I was an Asian Studies major as an undergrad, but I focused specifically on Southeast Asia. The region has always held a certain allure for me. And it's relatively understudied, so there is much room to grow academically. There is great variation across the region: linguistically, culturally, geographically. Some Southeast Asian countries are developing rapidly, others not so much.

When I went to graduate school at Chiang Mai University, I hadn't planned on doing a project like this. But once it got started — and with Chiang Mai being basically at the center of peninsular Southeast Asia — I thought it would make sense to try to cover the entire region. It's a big chunk of land, but I've got a lot of energy.

Generally speaking, every theater that I encounter I photograph, research and write something about. The only criteria for being featured is that it has to be a stand-alone movie theater, not part of shopping mall or a big cinema complex.

I always try to tie each theater into a wider topic, be it about the place, a current national issue that may play a role, a historical anecdote — whatever seems most relevant and interesting.

Can you share some anecdotes from your search for these theaters?

As I've been doing this so long, I've come across many interesting stories. Here's one that I think best illustrates how far a little research into movie theaters can go.

I was in the central Thai city of Lopburi, home to Thailand's largest military base, when I found a very unique, very beautiful old theater. After asking around, I was led to an old lady who claimed she used to be an employee of the theater when she was in her 20's. Naturally, I started asking her about the theater's history, when it was built, what she remembered about working there, etc., etc.

She gave a very concise history of the theater, which was named "the Soldier's Theater." She explained that it was built in 1941 by the government of then-Prime Minister Field Marshal Phibulsongkram, who, it should be noted, modeled his governing style off of fascist governments in Germany, Italy and especially Japan.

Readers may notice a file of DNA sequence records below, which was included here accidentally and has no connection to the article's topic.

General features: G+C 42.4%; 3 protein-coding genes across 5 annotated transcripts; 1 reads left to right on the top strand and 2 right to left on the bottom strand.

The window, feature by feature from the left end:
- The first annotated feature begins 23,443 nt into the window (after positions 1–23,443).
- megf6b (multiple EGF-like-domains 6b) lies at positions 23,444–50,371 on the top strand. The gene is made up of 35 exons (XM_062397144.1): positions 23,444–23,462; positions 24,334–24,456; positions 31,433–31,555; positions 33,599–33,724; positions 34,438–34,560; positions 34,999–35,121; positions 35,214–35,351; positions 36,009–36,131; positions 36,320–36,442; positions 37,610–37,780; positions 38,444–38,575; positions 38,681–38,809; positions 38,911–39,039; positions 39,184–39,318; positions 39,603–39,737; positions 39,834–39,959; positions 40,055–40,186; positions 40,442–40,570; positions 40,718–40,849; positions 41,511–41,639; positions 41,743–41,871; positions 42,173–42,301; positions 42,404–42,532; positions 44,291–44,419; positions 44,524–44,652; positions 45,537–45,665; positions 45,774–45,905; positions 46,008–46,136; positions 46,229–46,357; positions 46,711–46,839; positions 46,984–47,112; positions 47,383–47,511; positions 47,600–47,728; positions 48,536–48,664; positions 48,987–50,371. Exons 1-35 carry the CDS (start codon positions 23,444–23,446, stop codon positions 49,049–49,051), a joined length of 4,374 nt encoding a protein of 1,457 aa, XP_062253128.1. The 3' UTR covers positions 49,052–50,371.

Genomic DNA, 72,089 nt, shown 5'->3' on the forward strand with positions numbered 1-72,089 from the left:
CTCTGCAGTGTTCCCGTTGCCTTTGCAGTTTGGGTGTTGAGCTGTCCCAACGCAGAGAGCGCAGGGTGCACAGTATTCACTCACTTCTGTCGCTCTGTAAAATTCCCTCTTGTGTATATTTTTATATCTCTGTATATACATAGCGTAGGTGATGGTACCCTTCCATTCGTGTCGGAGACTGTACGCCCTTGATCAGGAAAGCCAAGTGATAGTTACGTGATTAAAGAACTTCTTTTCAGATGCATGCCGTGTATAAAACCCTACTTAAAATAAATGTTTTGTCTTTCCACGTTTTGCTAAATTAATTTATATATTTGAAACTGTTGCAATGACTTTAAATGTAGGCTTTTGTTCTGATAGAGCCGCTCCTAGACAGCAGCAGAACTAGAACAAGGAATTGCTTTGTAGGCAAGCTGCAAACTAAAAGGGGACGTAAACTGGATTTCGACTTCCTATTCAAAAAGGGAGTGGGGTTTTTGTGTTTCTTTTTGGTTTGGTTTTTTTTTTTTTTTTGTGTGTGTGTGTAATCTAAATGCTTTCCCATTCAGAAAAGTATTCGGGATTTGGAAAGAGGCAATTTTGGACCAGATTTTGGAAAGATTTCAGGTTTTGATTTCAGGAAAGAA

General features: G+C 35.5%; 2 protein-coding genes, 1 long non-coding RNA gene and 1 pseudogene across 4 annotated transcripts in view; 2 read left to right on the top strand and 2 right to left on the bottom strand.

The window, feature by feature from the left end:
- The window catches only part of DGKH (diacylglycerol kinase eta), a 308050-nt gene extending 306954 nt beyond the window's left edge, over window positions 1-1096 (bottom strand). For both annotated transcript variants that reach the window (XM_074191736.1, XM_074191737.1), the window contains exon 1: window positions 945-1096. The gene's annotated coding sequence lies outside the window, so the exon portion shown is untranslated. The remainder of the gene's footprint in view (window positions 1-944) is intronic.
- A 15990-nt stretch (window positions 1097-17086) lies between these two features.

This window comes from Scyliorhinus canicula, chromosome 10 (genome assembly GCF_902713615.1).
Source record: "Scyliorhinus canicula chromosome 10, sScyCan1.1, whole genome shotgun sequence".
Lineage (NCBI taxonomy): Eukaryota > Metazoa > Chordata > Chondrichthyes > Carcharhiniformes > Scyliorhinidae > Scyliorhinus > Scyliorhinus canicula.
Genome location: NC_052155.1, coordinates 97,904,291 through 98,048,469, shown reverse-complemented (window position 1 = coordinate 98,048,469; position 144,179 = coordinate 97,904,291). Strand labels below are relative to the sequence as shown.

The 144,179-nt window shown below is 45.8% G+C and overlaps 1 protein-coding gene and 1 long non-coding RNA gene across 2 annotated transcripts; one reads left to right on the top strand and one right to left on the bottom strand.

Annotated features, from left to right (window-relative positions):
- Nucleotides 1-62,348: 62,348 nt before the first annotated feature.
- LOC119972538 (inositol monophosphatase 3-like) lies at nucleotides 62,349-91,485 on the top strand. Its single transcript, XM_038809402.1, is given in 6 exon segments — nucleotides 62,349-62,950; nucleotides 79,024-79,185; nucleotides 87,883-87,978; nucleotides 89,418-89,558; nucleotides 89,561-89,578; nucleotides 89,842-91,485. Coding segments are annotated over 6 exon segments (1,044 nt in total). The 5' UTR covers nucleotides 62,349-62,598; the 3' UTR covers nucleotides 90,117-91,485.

Under Phibulsongkram, Thailand embarked on the road of militant nationalism. He wanted Thailand to become a modern nation, and constructed theaters like Soldier's Theater to spread his gospel.

As a Thai nationalist, Phibulsongkram also promoted a vehemently anti-Chinese-ness which swept through society. Ethnic Chinese in Thailand were scorned in the media, accused of fomenting communism and trying to undermine the Thai nation. Laws were passed to force Chinese to adopt Thai names and speak the Thai language. In general, life for the Chinese in Thailand became tenuous, even though the Chinese were contributing positively to Thailand's growth and development.

So as this elderly former theater employee recounted her working days to me, seemingly excited to get such a captive audience, she made a very revealing statement. "This great theater," she pronounced, "was built for the Thai army and for the Thai people. It was NOT like the other theaters, owned by a Chinese businessman. This one was for us and by us."

Suddenly, remnants of a 70-year-old nationalism made themselves known. For me, it was a true learning lesson. It marked the first time I had encountered a theater which had a direct link to a political philosophy, and from which an unfortunate sentiment from the past was conjured. I became immediately aware that there was more to these theaters than just entertainment, if you looked a little deeper.

What is the ultimate goal of the Southeast Asia Movie Theater Project?

I hope that my work makes people think more deeply about the older structures that comprise modern cities. New does not necessarily mean better. Especially in Southeast Asia, where urban redevelopment is happening at a rapid, almost unsustainable pace. Old structures and communities are being wiped out to build anew. While some of these redevelopment schemes are badly needed, some are done without taking the long view into account. Short-term needs are being accommodated without thought to the value of existing space. In many cases, that which is being destroyed now could very well comprise a future competitive advantage for the city if preserved.

What's certain is that the modernist movie theaters gracing Southeast Asia's cities, mostly built during the early and mid-20th century, will never be built again. But future generations of city dwellers may take a renewed interest in them, as has been in the case in many late-stage capitalist societies. Whatever the case, I hope that my work will ensure that there's always a high-quality record of their existence.

About the Author

Profile picture for user Tahiat Mahboob
Tahiat Mahboob is Asia Society's Senior Multimedia Producer. She grew up in Bangladesh, worked at New York Fashion Week and taught at the Columbia University Graduate School of Journalism.